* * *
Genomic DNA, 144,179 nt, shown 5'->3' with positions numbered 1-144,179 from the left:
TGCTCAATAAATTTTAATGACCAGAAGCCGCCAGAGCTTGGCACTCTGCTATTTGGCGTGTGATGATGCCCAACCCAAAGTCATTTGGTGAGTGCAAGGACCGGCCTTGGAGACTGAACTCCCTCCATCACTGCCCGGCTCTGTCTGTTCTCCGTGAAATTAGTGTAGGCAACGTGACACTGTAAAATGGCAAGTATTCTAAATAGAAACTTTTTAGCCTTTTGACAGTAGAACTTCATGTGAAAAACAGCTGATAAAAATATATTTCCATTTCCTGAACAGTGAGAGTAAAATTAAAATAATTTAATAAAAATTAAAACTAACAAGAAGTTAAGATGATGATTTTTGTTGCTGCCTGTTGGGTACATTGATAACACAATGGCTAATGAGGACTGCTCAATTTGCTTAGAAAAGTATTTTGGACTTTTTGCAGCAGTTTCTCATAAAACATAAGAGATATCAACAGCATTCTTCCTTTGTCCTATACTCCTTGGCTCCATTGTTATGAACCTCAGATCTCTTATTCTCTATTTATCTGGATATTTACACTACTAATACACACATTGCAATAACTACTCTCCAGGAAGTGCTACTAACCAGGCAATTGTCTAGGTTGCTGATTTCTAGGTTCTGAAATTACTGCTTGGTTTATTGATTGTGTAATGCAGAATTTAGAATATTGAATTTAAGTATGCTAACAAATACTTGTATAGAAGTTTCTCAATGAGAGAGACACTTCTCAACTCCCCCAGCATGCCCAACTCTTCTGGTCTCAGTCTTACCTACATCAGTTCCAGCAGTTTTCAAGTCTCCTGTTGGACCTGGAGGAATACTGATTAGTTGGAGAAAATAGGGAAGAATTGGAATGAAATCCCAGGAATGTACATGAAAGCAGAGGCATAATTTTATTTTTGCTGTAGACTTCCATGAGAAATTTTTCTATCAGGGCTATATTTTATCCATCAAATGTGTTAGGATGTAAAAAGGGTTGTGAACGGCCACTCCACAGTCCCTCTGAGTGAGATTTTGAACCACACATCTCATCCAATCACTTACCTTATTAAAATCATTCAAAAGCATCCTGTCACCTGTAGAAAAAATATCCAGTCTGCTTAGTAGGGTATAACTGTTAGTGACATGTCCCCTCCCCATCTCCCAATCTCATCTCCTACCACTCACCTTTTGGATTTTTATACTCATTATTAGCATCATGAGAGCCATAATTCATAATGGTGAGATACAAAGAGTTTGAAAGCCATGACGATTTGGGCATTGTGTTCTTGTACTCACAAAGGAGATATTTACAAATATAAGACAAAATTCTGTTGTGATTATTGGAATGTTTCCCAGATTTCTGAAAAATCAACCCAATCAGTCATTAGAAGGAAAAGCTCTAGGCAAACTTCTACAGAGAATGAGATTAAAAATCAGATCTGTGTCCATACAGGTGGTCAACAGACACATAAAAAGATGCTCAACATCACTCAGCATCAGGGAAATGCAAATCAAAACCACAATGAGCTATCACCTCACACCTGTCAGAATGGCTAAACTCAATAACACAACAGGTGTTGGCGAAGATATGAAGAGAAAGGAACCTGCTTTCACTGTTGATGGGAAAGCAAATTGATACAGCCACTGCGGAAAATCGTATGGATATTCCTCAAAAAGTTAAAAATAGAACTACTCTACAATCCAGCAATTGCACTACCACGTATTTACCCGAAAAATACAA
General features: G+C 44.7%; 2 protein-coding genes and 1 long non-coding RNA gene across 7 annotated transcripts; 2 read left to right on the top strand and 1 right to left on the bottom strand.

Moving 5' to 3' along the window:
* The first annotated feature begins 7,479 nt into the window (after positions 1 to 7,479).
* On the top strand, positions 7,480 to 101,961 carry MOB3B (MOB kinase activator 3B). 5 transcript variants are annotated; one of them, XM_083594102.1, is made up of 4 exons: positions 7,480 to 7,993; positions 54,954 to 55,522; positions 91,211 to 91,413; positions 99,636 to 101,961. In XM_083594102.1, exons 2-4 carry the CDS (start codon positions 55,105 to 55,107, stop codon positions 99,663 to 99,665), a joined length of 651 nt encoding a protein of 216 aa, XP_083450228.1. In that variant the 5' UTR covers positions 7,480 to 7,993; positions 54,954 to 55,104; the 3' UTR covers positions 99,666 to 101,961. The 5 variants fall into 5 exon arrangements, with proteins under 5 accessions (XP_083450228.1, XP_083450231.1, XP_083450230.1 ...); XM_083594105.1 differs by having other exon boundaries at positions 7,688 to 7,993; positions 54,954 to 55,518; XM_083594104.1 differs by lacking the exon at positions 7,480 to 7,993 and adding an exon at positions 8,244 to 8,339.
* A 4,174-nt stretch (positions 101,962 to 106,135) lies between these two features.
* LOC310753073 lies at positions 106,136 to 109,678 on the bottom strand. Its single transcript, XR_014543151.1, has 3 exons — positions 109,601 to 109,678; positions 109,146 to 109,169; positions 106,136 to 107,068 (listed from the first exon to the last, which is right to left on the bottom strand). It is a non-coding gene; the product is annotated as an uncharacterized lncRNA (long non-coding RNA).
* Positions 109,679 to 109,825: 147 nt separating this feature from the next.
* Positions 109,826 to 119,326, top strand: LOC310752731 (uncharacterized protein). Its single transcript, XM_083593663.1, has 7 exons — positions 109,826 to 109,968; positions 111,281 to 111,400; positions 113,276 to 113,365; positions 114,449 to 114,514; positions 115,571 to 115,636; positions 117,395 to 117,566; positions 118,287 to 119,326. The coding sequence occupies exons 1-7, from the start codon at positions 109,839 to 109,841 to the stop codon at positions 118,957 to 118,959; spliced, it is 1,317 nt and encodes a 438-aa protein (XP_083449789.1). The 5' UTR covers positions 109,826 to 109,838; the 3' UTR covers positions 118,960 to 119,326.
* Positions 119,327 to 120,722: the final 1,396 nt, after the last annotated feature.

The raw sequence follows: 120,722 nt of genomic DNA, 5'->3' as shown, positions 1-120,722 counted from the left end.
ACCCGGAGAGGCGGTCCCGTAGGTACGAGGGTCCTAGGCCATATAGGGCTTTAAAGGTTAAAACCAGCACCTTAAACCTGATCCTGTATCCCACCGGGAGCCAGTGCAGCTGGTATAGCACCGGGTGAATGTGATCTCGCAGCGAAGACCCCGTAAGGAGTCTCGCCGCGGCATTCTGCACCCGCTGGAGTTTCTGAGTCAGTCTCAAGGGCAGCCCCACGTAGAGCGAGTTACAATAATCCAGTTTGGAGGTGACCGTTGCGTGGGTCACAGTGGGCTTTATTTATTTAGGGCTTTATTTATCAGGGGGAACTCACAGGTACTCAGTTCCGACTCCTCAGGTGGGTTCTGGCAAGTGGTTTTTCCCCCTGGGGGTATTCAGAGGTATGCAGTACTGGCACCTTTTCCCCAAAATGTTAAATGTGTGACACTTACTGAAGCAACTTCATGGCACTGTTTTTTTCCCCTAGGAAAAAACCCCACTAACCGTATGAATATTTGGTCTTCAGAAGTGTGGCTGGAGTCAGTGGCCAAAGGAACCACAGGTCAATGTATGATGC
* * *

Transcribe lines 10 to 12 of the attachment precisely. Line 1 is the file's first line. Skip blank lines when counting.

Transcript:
* Positions 109,826 to 119,326, top strand: LOC310752731 (uncharacterized protein). Its single transcript, XM_083593663.1, has 7 exons — positions 109,826 to 109,968; positions 111,281 to 111,400; positions 113,276 to 113,365; positions 114,449 to 114,514; positions 115,571 to 115,636; positions 117,395 to 117,566; positions 118,287 to 119,326. The coding sequence occupies exons 1-7, from the start codon at positions 109,839 to 109,841 to the stop codon at positions 118,957 to 118,959; spliced, it is 1,317 nt and encodes a 438-aa protein (XP_083449789.1). The 5' UTR covers positions 109,826 to 109,838; the 3' UTR covers positions 118,960 to 119,326.
* Positions 119,327 to 120,722: the final 1,396 nt, after the last annotated feature.

The raw sequence follows: 120,722 nt of genomic DNA, 5'->3' as shown, positions 1-120,722 counted from the left end.